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Biochemical composition of Nyctiphanes australis and its possible use as an aquaculture feed source: lipids, pigments and fluoride content
journal contributionposted on 2023-05-17, 23:38 authored by Patti VirtuePatti Virtue, Nicols, PD, Johannes, RE, Young, JW
Nyctiphanes australis contained, on a dry weight basis, an average of 52% crude protein and 5.0 to 9.5% lipid. The fatty acid profile of N. australis was markedly unsaturated, with a mean total ω3 fatty acid content of 48.6±2.4% of total fatty acids. N. australis contained high levels of the essential long-chain polyunsaturated fatty acids eicosapentaenoic (EPA, 20:5ω3) and docosahexaencic (DHA, 22:6ω3), ranging from 16.6 to 36.5% and 11.1 to 24.8%, respectively. The concentration of total carotenoids ranged from 137 to 302 μg g−1 dry wt, with no significant differences in concentrations found with season or life stage. The carotenoids were comprised of 79.5% astaxanthin and 20.5% canthaxanthin. The lipid and pigment compositions of N. australis suggest that the species could serve as a suitable feed source for cultured salmonids. Like other euphausiids, N. australis contained high levels of fluoride, with a seasonal range between 277 and 3507 μg g−1 dry wt. The high fluoride levels found in N. australis would not detract from its potential as a feed source for salmonids because ingested fluoride is largely absorbed by the skeleton.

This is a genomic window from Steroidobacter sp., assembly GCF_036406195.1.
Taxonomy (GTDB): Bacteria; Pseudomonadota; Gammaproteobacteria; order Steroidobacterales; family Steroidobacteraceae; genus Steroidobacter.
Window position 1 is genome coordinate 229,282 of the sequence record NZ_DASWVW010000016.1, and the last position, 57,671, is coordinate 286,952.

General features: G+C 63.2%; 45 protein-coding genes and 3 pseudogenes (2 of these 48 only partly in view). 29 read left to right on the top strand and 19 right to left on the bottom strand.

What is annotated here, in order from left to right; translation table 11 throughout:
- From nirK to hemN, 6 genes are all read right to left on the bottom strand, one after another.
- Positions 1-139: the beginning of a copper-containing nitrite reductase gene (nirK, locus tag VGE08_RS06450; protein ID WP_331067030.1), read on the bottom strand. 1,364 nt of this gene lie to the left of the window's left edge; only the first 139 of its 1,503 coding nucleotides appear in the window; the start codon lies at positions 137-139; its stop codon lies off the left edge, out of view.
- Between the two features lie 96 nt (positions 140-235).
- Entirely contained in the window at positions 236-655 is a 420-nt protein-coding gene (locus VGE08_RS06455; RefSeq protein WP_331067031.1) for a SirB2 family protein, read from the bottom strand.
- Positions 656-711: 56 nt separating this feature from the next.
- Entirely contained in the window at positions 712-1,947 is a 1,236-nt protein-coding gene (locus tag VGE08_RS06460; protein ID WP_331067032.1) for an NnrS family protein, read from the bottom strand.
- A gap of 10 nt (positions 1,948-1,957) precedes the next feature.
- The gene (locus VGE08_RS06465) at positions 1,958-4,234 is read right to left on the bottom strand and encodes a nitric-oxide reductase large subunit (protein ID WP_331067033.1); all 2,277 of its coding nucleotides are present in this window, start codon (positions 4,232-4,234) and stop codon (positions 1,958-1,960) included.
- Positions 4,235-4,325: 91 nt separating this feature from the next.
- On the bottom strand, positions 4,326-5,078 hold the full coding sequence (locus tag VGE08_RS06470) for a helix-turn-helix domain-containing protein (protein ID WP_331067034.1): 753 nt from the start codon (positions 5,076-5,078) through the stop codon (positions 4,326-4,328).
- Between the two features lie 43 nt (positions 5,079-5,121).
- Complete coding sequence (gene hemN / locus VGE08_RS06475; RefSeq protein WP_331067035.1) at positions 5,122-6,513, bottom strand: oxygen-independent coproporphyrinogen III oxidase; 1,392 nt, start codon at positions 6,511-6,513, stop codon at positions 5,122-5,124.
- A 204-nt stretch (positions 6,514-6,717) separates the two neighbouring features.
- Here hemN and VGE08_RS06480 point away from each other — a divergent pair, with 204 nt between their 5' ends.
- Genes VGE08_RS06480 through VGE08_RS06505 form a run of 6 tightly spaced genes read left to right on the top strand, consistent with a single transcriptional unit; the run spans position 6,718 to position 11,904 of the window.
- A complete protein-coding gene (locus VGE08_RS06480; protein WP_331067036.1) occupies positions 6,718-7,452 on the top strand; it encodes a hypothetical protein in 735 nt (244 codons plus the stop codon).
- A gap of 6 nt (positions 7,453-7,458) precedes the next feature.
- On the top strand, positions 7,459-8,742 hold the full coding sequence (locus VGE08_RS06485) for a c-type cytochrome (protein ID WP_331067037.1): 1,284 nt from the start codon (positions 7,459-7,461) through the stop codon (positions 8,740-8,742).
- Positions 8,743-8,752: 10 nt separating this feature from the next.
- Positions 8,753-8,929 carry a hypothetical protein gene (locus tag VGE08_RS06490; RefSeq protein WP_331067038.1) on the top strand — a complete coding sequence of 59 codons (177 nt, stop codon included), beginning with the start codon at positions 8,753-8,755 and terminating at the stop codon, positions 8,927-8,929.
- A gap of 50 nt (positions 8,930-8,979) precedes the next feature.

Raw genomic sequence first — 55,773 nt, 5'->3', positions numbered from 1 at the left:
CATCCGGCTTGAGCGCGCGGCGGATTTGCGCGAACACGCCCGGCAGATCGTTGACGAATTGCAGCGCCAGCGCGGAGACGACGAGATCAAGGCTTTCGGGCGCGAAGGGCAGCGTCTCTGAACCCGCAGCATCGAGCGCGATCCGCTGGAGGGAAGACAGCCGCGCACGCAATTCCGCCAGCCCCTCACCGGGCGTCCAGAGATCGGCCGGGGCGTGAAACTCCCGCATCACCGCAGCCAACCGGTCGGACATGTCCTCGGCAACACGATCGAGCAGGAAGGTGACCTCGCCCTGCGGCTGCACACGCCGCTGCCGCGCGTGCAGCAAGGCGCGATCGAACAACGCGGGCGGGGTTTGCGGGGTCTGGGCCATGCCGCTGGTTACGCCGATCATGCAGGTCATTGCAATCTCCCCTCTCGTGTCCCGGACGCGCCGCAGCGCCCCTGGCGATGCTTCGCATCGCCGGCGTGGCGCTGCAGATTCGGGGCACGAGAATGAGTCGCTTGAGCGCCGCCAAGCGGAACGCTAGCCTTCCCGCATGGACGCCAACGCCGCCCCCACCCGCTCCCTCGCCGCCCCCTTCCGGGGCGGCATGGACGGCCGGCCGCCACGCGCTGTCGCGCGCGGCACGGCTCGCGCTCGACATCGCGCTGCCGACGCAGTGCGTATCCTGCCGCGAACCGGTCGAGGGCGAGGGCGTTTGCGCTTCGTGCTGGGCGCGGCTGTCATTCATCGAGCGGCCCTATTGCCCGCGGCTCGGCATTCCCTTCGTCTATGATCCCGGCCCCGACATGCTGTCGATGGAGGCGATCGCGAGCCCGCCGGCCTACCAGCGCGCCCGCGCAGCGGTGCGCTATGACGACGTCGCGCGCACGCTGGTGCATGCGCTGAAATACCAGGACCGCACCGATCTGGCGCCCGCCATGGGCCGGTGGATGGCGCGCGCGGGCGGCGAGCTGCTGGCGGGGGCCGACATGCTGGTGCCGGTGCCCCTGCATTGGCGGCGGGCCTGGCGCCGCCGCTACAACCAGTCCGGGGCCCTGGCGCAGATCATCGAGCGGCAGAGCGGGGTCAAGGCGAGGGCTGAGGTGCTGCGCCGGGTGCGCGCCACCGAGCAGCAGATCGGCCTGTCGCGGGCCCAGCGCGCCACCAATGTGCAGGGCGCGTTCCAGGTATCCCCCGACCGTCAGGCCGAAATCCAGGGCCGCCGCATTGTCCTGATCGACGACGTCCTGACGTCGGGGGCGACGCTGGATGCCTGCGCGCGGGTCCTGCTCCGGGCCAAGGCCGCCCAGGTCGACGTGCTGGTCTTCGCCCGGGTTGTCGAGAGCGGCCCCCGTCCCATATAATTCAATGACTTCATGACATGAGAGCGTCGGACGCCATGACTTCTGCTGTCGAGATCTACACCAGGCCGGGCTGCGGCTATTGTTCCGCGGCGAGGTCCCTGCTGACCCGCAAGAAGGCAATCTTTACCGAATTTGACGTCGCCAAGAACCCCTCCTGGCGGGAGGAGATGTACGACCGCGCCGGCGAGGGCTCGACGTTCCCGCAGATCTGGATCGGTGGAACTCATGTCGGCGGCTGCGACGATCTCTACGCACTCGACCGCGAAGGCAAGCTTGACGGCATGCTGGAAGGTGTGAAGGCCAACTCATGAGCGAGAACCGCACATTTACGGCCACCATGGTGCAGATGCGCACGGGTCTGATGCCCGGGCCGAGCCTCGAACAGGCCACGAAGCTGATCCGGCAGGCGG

Publication titleMarine Biology: International Journal on Life in Oceans and Coastal Waters
Department/SchoolInstitute for Marine and Antarctic Studies
Place of publication175 Fifth Ave, New York, USA, Ny, 10010
Rights statementCopyright 1995 Springer-Verlag